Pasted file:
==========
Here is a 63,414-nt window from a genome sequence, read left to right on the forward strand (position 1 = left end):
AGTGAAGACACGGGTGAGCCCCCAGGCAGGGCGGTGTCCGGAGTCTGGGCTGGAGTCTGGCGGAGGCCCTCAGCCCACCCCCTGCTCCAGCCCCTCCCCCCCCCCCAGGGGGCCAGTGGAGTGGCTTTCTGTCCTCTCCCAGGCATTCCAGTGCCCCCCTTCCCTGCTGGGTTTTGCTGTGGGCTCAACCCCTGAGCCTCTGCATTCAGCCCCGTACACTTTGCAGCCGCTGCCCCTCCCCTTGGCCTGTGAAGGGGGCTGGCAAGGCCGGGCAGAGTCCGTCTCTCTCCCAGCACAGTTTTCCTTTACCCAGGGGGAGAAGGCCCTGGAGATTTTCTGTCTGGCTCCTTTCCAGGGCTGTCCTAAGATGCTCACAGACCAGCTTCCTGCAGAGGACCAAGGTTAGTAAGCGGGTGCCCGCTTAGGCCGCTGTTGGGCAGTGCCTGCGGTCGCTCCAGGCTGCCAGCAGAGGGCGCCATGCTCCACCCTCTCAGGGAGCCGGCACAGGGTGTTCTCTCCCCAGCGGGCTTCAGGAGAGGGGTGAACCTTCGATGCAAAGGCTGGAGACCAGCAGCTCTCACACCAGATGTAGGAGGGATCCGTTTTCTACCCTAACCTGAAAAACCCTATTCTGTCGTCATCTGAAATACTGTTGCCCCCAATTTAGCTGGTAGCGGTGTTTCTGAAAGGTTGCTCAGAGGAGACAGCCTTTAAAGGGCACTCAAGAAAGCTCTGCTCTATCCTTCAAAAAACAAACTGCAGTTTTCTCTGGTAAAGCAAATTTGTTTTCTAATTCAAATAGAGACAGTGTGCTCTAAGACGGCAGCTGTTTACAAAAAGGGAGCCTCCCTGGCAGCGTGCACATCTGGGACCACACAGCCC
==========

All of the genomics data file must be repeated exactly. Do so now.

Here is a 63,414-nt window from a genome sequence, read left to right on the forward strand (position 1 = left end):
AGTGAAGACACGGGTGAGCCCCCAGGCAGGGCGGTGTCCGGAGTCTGGGCTGGAGTCTGGCGGAGGCCCTCAGCCCACCCCCTGCTCCAGCCCCTCCCCCCCCCCCAGGGGGCCAGTGGAGTGGCTTTCTGTCCTCTCCCAGGCATTCCAGTGCCCCCCTTCCCTGCTGGGTTTTGCTGTGGGCTCAACCCCTGAGCCTCTGCATTCAGCCCCGTACACTTTGCAGCCGCTGCCCCTCCCCTTGGCCTGTGAAGGGGGCTGGCAAGGCCGGGCAGAGTCCGTCTCTCTCCCAGCACAGTTTTCCTTTACCCAGGGGGAGAAGGCCCTGGAGATTTTCTGTCTGGCTCCTTTCCAGGGCTGTCCTAAGATGCTCACAGACCAGCTTCCTGCAGAGGACCAAGGTTAGTAAGCGGGTGCCCGCTTAGGCCGCTGTTGGGCAGTGCCTGCGGTCGCTCCAGGCTGCCAGCAGAGGGCGCCATGCTCCACCCTCTCAGGGAGCCGGCACAGGGTGTTCTCTCCCCAGCGGGCTTCAGGAGAGGGGTGAACCTTCGATGCAAAGGCTGGAGACCAGCAGCTCTCACACCAGATGTAGGAGGGATCCGTTTTCTACCCTAACCTGAAAAACCCTATTCTGTCGTCATCTGAAATACTGTTGCCCCCAATTTAGCTGGTAGCGGTGTTTCTGAAAGGTTGCTCAGAGGAGACAGCCTTTAAAGGGCACTCAAGAAAGCTCTGCTCTATCCTTCAAAAAACAAACTGCAGTTTTCTCTGGTAAAGCAAATTTGTTTTCTAATTCAAATAGAGACAGTGTGCTCTAAGACGGCAGCTGTTTACAAAAAGGGAGCCTCCCTGGCAGCGTGCACATCTGGGACCACACAGCCC